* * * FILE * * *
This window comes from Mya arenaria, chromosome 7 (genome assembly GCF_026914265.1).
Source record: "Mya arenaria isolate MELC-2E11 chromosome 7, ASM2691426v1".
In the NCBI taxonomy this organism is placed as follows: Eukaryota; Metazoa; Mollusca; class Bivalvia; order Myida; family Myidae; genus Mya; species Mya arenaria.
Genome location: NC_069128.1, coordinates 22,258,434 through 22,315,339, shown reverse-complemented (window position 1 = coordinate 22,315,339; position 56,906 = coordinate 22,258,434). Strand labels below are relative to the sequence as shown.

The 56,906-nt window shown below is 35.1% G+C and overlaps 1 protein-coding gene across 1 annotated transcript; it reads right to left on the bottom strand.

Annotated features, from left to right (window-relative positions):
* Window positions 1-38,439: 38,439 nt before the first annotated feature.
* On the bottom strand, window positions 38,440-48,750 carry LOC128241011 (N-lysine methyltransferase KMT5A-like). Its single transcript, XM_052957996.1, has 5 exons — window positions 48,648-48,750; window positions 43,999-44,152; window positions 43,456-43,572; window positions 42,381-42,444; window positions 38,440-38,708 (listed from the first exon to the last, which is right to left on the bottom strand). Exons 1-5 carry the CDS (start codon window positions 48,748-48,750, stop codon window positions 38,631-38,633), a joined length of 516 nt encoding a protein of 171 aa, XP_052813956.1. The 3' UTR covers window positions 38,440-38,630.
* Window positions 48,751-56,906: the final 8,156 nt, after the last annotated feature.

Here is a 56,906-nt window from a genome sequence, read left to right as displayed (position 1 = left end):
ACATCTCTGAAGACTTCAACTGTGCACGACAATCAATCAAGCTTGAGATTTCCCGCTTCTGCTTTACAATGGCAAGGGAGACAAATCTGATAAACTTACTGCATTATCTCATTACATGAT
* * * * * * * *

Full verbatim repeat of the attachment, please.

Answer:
This window comes from Mya arenaria, chromosome 7 (genome assembly GCF_026914265.1).
Source record: "Mya arenaria isolate MELC-2E11 chromosome 7, ASM2691426v1".
In the NCBI taxonomy this organism is placed as follows: Eukaryota; Metazoa; Mollusca; class Bivalvia; order Myida; family Myidae; genus Mya; species Mya arenaria.
Genome location: NC_069128.1, coordinates 22,258,434 through 22,315,339, shown reverse-complemented (window position 1 = coordinate 22,315,339; position 56,906 = coordinate 22,258,434). Strand labels below are relative to the sequence as shown.

The 56,906-nt window shown below is 35.1% G+C and overlaps 1 protein-coding gene across 1 annotated transcript; it reads right to left on the bottom strand.

Annotated features, from left to right (window-relative positions):
* Window positions 1-38,439: 38,439 nt before the first annotated feature.
* On the bottom strand, window positions 38,440-48,750 carry LOC128241011 (N-lysine methyltransferase KMT5A-like). Its single transcript, XM_052957996.1, has 5 exons — window positions 48,648-48,750; window positions 43,999-44,152; window positions 43,456-43,572; window positions 42,381-42,444; window positions 38,440-38,708 (listed from the first exon to the last, which is right to left on the bottom strand). Exons 1-5 carry the CDS (start codon window positions 48,748-48,750, stop codon window positions 38,631-38,633), a joined length of 516 nt encoding a protein of 171 aa, XP_052813956.1. The 3' UTR covers window positions 38,440-38,630.
* Window positions 48,751-56,906: the final 8,156 nt, after the last annotated feature.

Here is a 56,906-nt window from a genome sequence, read left to right as displayed (position 1 = left end):
ACATCTCTGAAGACTTCAACTGTGCACGACAATCAATCAAGCTTGAGATTTCCCGCTTCTGCTTTACAATGGCAAGGGAGACAAATCTGATAAACTTACTGCATTATCTCATTACATGAT